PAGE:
For proper performance, it is important that the radio equipment manufacturer's instructions be carefully followed in matching and coupling the antenna to the radio equipment.

a. The location of the antenna is of primary importance. When selecting a mounting position, consideration should be given but not limited to the following:

(1) Obstruction to signal reception by aircraft or aircraft components.
(2) Ignition noise (RF radiation pickup).
(3) Vibration.
(4) Flutter.
(5) Instrument static source interference.

b. Attach antenna mounting (masts, base receptacles, and/or supporting brackets) so that the loads imposed (for example, air, ice, etc.) are transmitted to the aircraft structure.


a. Locate this type antenna so that there is a minimum of structure between it and the ground radio stations. The antenna may be mounted on the top or bottom of the fuselage. It is not advisable to mount the antenna on the cowl forward of the windshield because a lightning strike might possibly blind the pilot.

b. Methods of securing whip antennas to the structure are shown in figures 3.1 and 3.3.

c. On fabric covered aircraft or aircraft with other types of nonmetallic skin, the manufacturer's recommendations should be followed in order to provide the necessary ground plane. An acceptable method of accomplishing this is by providing a number of metal foil strips in a radial position from the antenna base and secured under the fabric or wood skin of the aircraft. (See figure 3.2)


a. When it is necessary to cover a broader frequency range than can be covered by a whip antenna, a blade type should be used because it is resonant over a much broader frequency range. However, a broadband antenna is not as efficient as a small diameter whip antenna and, accordingly, should not be used with relatively low output transmitters (under 5 watts).

(1) The antennas shown in figure 3.4 are normally installed at a point on the fuselage directly above the cabin or baggage compartment.

When a rigid antenna is installed on the vertical stabilizer, evaluate the flutter and vibration characteristics of the installation.

(2) The approximate drag load an antenna is required to withstand can be determined by the following formula:

D = 0.000327 x A x V^2

(The formula includes a 90 percent reduction factor for streamline shape of antenna.)

Where D is the drag load on the antenna in pounds,
                   A is the frontal area of the antenna in square feet, and
                   V is the Vne of the aircraft in mph.

The frontal area of typical antennas are approximately as follows:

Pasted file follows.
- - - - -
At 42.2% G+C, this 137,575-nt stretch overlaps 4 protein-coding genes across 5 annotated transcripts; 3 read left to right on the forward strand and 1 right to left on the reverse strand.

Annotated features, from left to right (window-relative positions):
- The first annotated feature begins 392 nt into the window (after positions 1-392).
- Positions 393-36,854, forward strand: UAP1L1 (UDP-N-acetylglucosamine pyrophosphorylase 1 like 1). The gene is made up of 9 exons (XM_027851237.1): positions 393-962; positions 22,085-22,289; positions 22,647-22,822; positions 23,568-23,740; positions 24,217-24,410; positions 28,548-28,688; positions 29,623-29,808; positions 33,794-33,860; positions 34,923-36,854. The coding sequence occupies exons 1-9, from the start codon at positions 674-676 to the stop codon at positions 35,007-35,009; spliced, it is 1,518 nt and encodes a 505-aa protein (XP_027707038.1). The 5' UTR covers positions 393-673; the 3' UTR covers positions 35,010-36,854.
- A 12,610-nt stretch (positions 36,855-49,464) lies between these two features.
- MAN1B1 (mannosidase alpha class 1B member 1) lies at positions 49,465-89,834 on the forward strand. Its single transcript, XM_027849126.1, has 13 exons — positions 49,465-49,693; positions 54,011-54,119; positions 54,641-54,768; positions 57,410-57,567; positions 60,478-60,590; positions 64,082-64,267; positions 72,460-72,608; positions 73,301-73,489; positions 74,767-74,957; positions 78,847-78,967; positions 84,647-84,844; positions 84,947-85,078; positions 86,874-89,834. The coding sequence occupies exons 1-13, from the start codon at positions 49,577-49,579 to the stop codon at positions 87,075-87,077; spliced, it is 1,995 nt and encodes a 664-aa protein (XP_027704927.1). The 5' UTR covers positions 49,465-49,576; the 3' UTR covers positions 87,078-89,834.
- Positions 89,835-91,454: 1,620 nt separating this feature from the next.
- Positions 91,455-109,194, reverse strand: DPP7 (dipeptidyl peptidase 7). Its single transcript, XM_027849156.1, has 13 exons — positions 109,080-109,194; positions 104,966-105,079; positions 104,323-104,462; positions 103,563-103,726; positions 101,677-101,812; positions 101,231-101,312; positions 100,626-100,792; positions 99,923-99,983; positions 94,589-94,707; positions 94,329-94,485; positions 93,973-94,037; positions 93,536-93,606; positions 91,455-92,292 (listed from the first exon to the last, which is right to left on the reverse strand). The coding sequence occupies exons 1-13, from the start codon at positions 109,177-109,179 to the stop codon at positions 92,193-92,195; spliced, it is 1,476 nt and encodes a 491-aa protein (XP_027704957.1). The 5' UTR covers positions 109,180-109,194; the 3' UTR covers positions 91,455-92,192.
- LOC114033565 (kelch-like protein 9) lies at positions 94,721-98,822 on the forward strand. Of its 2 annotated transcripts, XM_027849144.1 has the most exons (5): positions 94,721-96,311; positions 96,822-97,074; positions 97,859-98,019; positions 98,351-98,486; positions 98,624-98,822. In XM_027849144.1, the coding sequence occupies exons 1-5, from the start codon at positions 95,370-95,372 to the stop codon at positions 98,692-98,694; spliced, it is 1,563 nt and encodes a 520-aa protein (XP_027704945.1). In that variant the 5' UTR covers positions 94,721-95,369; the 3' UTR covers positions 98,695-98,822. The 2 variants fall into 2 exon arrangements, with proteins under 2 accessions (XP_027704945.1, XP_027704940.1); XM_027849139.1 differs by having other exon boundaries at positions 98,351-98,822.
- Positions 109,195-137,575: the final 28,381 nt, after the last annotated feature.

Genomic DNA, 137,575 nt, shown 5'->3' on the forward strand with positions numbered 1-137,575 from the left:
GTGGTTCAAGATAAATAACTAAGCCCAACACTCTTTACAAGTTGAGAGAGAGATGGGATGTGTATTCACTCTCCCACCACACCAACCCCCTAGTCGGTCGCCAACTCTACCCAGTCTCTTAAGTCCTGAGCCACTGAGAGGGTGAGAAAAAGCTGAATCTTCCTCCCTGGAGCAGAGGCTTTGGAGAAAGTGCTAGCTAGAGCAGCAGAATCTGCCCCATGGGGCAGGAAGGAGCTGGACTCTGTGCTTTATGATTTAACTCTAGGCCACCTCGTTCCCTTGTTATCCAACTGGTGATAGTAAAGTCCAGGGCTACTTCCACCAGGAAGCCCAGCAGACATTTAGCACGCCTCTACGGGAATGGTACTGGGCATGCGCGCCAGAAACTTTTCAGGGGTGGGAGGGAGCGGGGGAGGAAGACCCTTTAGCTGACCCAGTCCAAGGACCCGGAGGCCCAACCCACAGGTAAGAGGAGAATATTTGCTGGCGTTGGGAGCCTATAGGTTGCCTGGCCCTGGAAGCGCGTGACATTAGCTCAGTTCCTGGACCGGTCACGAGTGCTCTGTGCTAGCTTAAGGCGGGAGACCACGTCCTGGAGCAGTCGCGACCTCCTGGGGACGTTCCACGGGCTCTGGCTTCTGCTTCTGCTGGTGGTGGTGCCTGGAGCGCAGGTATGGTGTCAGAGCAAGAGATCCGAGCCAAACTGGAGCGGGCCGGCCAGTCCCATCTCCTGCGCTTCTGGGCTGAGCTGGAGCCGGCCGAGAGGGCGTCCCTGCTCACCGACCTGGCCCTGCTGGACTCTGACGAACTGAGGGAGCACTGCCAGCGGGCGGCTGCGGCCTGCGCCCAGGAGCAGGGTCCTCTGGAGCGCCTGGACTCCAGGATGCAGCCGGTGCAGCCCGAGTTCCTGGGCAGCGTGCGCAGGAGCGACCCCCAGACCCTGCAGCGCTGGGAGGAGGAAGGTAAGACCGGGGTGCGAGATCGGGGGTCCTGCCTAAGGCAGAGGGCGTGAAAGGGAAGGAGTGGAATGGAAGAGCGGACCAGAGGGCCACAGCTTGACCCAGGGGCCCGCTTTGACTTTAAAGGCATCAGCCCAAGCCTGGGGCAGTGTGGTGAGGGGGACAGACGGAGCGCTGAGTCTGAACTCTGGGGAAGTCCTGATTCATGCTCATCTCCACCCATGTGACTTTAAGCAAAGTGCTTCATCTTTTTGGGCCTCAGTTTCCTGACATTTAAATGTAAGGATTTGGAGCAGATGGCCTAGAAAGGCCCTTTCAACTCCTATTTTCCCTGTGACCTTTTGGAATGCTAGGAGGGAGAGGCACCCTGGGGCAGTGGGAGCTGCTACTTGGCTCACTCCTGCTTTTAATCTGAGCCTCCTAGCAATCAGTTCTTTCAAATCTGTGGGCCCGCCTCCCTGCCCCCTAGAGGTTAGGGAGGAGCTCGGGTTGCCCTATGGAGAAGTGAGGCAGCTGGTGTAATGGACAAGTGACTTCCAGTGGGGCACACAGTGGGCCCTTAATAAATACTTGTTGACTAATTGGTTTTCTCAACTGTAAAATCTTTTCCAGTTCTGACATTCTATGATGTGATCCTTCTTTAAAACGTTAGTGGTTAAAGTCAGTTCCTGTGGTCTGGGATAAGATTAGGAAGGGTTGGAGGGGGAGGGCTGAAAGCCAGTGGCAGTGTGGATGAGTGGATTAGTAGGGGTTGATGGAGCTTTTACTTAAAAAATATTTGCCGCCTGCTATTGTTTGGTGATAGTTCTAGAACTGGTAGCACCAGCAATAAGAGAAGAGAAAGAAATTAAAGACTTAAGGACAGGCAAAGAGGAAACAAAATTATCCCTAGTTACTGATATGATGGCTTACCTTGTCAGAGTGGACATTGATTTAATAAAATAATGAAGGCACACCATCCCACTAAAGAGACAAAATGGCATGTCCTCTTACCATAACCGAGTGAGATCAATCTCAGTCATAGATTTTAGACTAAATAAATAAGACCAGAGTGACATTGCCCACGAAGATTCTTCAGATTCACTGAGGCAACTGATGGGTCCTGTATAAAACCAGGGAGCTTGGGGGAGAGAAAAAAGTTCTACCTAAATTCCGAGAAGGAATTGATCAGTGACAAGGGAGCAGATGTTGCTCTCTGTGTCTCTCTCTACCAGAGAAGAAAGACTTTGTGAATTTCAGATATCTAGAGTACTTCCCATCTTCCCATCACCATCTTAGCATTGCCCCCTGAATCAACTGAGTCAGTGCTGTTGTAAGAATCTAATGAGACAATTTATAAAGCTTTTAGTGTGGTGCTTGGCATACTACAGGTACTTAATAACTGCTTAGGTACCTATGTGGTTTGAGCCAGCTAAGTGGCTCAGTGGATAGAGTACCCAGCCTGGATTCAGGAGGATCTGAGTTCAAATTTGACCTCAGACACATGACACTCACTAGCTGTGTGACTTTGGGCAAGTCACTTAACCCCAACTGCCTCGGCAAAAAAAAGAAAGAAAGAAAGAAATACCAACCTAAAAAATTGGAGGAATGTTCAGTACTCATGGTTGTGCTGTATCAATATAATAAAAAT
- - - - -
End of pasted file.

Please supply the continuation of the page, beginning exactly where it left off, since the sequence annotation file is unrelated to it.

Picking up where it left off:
b. Installation of Rigid Antennas.

(1) Place a template similar to figure 3.5 on the fore-and-aft centerline at the desired location. Drill the mounting holes and the correct diameter hole for the transmission line cable in the fuselage skin.

(2) Install a reinforcing doubler of sufficient thickness to reinforce the aircraft skin. The length and width of the plate should approximate that illustrated in figures 3.6 or 3.8.

(3) Install antenna on fuselage, making sure that the mounting bolts are tightened firmly against the reinforcing doubler, and that the mast is drawn tight against the gasket.

When a gasket is not used, seal the crack between the mast and fuselage with a sealer, such as zinc chromate paste or equivalent.

(4) Route transmission line cable to the receiver, secure the cable firmly along its entire length at intervals of approximately 2 feet, and take care to prevent fouling of control cables.


Locate antennas for omnirange (VOR), and instrument landing system (ILS) localizer receivers at a position on the aircraft where they will have the greatest sensitivity for the desired signals and minimum response to undesired signals such as electrical energy radiated by the engine ignition system. A good location for the VOR localizer receiving antenna on many small

airplanes is over the forward part of the cabin. Mount the rigid V-type antenna so that the apex of the "V" points forward and the plane of the "V" is level in normal flight. {See Figure 3.7.}

a. VOR Antenna Balun and Transmission Lines.

A dual element or balanced antenna system requires a balun or an impedance matching device for maximum signal transfer into an unbalanced coaxial cable. Rigid antennas, as displayed in figure 3.4, incorporate a balun as an integral component of the antenna assembly. Follow the manufacturer's installation procedures and assure that the balun is properly grounded to the airframe. Refer to AC 43.13-1A "Acceptable Methods, Techniques, and Practices - Aircraft Inspection and Repair" chapter 11, for acceptable bonding practices. {See Figure 3.9.}

(1) {(2) in original - Ed.} Figure 3.10 is an illustration of a typical VOR antenna balun. A balun made from a section of the transmission line functions as a tuned circuit or transformer which produces a standing wave ratio to provide the desired matching impedance. When the antenna is matched to the line, the line measurement in multiples of wave lengths is not critical.

(2) Radio wave velocity is less in a cable than in air; therefore, the wave length in cable will be shorter than in air. Appropriate test equipment must be used for transmission line measurements because the physical and electrical lengths of lines are not always equal.